19. How did you test it? I was considering sacrificing my last bag in the name of science and trying some kind of test to see how long and/or how hot it could go. I should also point out that not all polyethylene's are created equal: there are dozens of different kinds, all with different properties, so just because the foodsaver bags are PE and are safe for heat doesn't mean that the Reynold's bags are. Hence the caution I took with the (polyethylene!) slow-cooker liner.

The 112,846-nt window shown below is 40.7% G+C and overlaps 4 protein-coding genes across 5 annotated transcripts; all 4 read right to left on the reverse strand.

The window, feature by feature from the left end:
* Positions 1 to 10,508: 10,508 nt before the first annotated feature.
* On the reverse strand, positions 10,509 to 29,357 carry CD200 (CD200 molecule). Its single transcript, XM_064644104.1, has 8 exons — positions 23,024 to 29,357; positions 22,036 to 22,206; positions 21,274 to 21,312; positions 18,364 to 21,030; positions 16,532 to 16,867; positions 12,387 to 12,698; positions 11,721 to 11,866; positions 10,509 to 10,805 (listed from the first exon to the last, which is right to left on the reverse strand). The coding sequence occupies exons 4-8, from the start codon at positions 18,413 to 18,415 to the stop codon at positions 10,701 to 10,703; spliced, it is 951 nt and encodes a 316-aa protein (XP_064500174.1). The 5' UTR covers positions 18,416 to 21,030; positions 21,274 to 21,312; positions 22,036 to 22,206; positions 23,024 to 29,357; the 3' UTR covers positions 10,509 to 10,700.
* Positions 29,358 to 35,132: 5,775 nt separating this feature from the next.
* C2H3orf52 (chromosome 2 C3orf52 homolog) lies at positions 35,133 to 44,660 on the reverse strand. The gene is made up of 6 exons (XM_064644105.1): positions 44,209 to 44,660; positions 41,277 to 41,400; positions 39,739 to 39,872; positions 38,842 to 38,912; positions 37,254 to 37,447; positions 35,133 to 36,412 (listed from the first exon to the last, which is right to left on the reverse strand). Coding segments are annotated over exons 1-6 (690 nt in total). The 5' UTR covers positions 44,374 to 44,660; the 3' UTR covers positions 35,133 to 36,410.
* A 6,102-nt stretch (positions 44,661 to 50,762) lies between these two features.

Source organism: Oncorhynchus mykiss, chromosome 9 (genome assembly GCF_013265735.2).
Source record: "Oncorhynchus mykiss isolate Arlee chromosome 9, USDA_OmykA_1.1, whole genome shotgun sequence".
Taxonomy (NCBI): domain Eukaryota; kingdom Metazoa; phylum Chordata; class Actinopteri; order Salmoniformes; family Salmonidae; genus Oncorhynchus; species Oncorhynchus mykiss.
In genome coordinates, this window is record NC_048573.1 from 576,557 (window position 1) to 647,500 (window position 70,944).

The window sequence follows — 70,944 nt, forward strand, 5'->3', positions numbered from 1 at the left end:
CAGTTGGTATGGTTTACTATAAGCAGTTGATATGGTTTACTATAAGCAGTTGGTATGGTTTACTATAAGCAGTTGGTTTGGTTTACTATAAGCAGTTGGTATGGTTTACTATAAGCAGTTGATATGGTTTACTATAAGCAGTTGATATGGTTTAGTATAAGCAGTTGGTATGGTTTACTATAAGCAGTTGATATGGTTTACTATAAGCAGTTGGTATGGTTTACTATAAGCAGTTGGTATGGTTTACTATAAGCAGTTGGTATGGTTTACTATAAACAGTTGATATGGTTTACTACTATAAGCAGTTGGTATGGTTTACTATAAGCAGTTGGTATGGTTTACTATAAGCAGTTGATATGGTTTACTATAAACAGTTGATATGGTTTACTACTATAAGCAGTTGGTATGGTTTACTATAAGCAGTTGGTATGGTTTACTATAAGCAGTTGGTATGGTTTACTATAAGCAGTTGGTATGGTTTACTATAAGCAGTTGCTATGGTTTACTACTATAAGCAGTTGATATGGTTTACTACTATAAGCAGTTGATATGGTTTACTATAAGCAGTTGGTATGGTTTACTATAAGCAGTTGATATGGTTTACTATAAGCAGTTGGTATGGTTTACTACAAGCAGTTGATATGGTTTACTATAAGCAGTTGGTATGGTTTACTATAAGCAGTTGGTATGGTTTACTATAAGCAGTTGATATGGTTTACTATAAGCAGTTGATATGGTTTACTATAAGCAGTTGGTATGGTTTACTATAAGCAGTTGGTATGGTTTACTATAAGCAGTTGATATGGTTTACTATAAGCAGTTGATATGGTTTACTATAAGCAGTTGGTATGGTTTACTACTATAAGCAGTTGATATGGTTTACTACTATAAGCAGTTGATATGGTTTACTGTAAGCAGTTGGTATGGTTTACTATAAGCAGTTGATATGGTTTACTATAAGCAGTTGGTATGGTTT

20. There is a lot of research out there, a lot of it not easily digestible by someone not acquainted with the field (i.e. most of it goes right over my head...). Lots of correlations, no crystal clear evidence (is there ever?). Here is what I was looking at: Adamson et al. HPLC method for the quantification of procyanidins in cocoa and chocolate samples and correlation to total antioxidant capacity J Agric Food Chem 1999;47:4184-8. Bruinsma, Taren. Chocolate: food or drug? J Am Diet Assoc 1999 Oct; 99(10):1249-56 Chevaux et al. Proximate, Mineral and Procyanidin Content of Certain Foods and Beverages Consumed by the Kuna Amerinds of Panama J Food Cmpstn & Anal 2001;14:553-563 Hertog et al. Dietary antioxidant flavonoids and risk of coronary heart disease: the Zutphen Elderly Study. Lancet 1993;342:1007-11. Hollman, Hertog, Katan. Role of dietary flavonoids in protection against cancer and coronary heart disease. Biochem Soc Transact 1996;24:785-9. Hollman, Katan. Dietary flavonoids: intake, health effects and bioavailability. Food Chem Toxic 1999;37:937-42. Knekt, Jarvinen, Reunanen, Maatela. Flavonoid intake and coronary mortality in Finland: a cohort study. Brit Med J 1996;312:478-81. Lee, Paffenbarger. Life is sweet: candy consumption and longevity BMJ 1998; 317: 1683-1684. Rein et al. Cocoa inhibits platelet activation and function Am J Clin Nutr 2000;72:30-5. Vinson, Proch, Zubik. Phenol antioxidant quantity and quality in foods: cocoa, dark chocolate, and milk chocolate J Agric Food Chem. 1999 Dec;47(12):4821-4. Waterhouse, Shirley, Donovan. Antioxidants in chocolate. Lancet 1996;348:834.